The world we find ourselves in today is unrecognisable from how it was six months ago. We are asking big questions which go beyond working from home, reaching into decarbonisation, agriculture, and healthcare – with the latter understandably receiving particular attention at present.
These are all areas where engineering biology can have immense impact. Engineering biology is the application of rigorous engineering principles to the design of biological systems, with the objective of contributing to economic activity and sustainable and resource-efficient solutions. From companies like Colorifix engineering microorganisms to clean up the textile industry, to Puraffinity using customised biomaterials for water treatment, it’s an exciting area to be in.
We have a world-leading engineering biology research base established through government investment, a vibrant community of start-ups, and substantial changes in the UK investor landscape in recent years reflecting the global interest and energy in this sector. Technological advances are propelling progress, and there are clear industrial, societal and environmental problems that, if solved, could give the UK an unmatched competitive edge.
So much has happened in the past decade. This appears to be the perfect environment for the UK to become an engineering biology superpower, but instead we’re seeing a real risk of research, talent, ideas and investment moving abroad. What can be done?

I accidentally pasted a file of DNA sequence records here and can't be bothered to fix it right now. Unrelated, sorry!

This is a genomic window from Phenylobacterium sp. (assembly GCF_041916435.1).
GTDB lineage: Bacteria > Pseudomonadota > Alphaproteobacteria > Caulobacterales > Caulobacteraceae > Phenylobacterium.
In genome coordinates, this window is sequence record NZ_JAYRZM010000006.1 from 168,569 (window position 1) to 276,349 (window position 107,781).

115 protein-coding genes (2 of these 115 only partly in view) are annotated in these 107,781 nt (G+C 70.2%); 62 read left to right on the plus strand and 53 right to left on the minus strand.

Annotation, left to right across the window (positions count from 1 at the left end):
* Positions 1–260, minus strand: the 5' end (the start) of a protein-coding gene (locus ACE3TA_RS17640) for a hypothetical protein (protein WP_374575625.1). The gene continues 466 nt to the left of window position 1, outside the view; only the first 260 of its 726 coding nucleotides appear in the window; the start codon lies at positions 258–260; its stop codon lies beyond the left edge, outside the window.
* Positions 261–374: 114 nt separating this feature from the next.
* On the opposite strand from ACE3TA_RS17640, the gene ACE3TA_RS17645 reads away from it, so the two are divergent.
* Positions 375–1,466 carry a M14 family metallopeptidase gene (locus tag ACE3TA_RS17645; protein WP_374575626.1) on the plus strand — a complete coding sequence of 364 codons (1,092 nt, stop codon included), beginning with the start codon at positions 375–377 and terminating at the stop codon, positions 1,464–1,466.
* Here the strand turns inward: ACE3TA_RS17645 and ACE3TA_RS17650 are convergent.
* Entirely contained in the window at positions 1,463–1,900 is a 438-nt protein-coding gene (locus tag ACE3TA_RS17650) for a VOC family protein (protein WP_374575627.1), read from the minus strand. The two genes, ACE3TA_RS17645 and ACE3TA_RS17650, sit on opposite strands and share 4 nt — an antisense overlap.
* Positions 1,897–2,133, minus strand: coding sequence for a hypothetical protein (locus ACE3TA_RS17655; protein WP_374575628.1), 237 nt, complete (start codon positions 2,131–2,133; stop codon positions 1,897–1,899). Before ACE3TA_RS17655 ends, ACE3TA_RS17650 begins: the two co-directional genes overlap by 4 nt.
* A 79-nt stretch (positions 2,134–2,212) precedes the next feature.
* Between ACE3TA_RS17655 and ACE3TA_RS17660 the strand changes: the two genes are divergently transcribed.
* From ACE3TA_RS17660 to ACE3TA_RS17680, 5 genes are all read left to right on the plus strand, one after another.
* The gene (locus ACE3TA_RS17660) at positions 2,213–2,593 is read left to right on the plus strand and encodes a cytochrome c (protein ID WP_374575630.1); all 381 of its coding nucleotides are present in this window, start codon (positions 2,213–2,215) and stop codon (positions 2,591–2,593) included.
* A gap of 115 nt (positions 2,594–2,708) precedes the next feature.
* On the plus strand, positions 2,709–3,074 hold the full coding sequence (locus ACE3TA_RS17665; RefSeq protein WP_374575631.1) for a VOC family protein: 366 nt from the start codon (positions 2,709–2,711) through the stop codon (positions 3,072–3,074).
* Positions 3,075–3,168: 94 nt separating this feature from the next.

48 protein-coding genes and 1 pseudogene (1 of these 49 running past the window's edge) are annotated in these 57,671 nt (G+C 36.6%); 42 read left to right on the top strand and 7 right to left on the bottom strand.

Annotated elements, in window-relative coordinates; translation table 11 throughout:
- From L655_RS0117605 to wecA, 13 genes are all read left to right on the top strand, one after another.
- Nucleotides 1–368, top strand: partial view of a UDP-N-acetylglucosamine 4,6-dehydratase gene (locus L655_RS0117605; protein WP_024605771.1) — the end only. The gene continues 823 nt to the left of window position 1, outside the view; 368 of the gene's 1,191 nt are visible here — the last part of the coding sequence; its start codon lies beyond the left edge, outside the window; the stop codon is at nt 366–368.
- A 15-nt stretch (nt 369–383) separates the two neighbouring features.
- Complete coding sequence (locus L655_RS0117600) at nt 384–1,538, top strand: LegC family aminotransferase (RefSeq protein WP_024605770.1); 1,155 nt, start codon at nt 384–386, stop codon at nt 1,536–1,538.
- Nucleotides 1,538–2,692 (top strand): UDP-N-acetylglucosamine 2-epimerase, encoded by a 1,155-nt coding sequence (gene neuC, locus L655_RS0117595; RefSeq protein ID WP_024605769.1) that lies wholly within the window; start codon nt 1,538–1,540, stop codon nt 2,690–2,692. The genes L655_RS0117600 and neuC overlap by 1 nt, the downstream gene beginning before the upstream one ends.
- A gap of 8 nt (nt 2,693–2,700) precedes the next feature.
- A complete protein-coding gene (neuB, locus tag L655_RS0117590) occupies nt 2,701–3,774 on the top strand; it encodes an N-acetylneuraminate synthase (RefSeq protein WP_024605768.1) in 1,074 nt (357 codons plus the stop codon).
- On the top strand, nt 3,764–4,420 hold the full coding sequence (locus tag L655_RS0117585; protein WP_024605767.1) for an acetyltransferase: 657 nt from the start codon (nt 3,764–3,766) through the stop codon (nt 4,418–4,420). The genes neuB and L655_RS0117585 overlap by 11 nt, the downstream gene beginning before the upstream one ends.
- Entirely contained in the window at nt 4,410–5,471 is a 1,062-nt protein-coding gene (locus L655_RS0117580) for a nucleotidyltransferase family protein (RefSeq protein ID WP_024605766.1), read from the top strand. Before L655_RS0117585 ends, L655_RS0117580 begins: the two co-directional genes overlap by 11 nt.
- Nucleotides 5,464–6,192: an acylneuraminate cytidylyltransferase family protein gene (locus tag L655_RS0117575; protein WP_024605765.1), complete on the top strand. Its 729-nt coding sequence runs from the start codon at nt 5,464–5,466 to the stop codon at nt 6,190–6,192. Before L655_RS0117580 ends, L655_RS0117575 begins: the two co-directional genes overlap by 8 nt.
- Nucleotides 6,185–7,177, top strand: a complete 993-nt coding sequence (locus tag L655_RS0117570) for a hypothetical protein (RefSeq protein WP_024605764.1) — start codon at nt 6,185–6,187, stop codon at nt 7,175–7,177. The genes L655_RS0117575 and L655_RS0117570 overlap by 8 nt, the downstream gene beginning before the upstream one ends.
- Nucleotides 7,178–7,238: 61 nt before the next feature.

This is what we set out to explore at the Academy, conducting a policy project and publishing a report, Engineering biology: A priority for growth. We’ve engaged with government, industry, SMEs and academia to understand the issues. And we may be on the path to success.
The UK is at a crossroads: the engineering biology landscape is disjointed, with groups speaking different languages and too much focus on tools and platforms, which confuses government, industry and the public. We must ensure that government, universities and businesses are brought together to support the growth of engineering biology businesses, stimulate business-university collaborations, and connect those with problems to the problem-solvers. A shift to an applications focus, both in what is funded but also how researchers and SMEs talk about their work, will accelerate real-world products, processes, and changes.
As the world stands, we are now experiencing the perfect storm of drivers. What many are calling for is an overhaul of many of the systems framing our lives. Our use of fossil fuels and reliance on intensive agriculture are not givens. Harnessing biology and supporting ideas through to commercial solutions are better alternatives.
Even before this global overhaul, many across this space have been calling for change. We are now expecting sector groups for pharmaceuticals, chemicals, food and agritech to define how engineering biology can help overcome challenges and see the UK lead the world to a more sustainable future.